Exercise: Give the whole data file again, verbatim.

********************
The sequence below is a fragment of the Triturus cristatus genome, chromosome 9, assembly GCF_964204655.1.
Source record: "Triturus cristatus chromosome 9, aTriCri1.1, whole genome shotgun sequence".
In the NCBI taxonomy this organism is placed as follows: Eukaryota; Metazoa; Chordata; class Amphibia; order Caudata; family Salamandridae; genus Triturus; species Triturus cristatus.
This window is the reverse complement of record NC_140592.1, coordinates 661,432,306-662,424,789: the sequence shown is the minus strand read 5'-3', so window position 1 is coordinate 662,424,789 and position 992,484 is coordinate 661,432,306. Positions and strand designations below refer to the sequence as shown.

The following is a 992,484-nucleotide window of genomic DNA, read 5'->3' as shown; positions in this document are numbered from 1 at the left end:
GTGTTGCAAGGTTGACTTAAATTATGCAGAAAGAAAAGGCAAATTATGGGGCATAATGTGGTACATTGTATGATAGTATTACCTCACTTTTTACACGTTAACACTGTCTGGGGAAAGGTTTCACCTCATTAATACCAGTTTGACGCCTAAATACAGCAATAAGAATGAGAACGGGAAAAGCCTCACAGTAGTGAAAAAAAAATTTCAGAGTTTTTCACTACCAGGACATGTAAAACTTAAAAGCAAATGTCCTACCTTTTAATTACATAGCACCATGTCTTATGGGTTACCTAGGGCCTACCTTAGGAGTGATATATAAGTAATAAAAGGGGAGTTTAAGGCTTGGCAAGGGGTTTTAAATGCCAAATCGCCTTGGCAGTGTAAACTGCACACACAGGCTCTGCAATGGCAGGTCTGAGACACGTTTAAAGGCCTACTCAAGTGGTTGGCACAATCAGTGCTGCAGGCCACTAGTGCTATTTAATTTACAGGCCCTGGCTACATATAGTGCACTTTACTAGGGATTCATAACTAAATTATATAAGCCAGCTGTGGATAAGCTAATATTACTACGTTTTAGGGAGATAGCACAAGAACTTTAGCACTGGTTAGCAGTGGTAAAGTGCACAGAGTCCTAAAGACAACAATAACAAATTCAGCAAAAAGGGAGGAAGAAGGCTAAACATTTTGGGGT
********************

The sequence below is a fragment of the Triturus cristatus genome, chromosome 9, assembly GCF_964204655.1.
Source record: "Triturus cristatus chromosome 9, aTriCri1.1, whole genome shotgun sequence".
In the NCBI taxonomy this organism is placed as follows: Eukaryota; Metazoa; Chordata; class Amphibia; order Caudata; family Salamandridae; genus Triturus; species Triturus cristatus.
This window is the reverse complement of record NC_140592.1, coordinates 661,432,306-662,424,789: the sequence shown is the minus strand read 5'-3', so window position 1 is coordinate 662,424,789 and position 992,484 is coordinate 661,432,306. Positions and strand designations below refer to the sequence as shown.

The following is a 992,484-nucleotide window of genomic DNA, read 5'->3' as shown; positions in this document are numbered from 1 at the left end:
GTGTTGCAAGGTTGACTTAAATTATGCAGAAAGAAAAGGCAAATTATGGGGCATAATGTGGTACATTGTATGATAGTATTACCTCACTTTTTACACGTTAACACTGTCTGGGGAAAGGTTTCACCTCATTAATACCAGTTTGACGCCTAAATACAGCAATAAGAATGAGAACGGGAAAAGCCTCACAGTAGTGAAAAAAAAATTTCAGAGTTTTTCACTACCAGGACATGTAAAACTTAAAAGCAAATGTCCTACCTTTTAATTACATAGCACCATGTCTTATGGGTTACCTAGGGCCTACCTTAGGAGTGATATATAAGTAATAAAAGGGGAGTTTAAGGCTTGGCAAGGGGTTTTAAATGCCAAATCGCCTTGGCAGTGTAAACTGCACACACAGGCTCTGCAATGGCAGGTCTGAGACACGTTTAAAGGCCTACTCAAGTGGTTGGCACAATCAGTGCTGCAGGCCACTAGTGCTATTTAATTTACAGGCCCTGGCTACATATAGTGCACTTTACTAGGGATTCATAACTAAATTATATAAGCCAGCTGTGGATAAGCTAATATTACTACGTTTTAGGGAGATAGCACAAGAACTTTAGCACTGGTTAGCAGTGGTAAAGTGCACAGAGTCCTAAAGACAACAATAACAAATTCAGCAAAAAGGGAGGAAGAAGGCTAAACATTTTGGGGT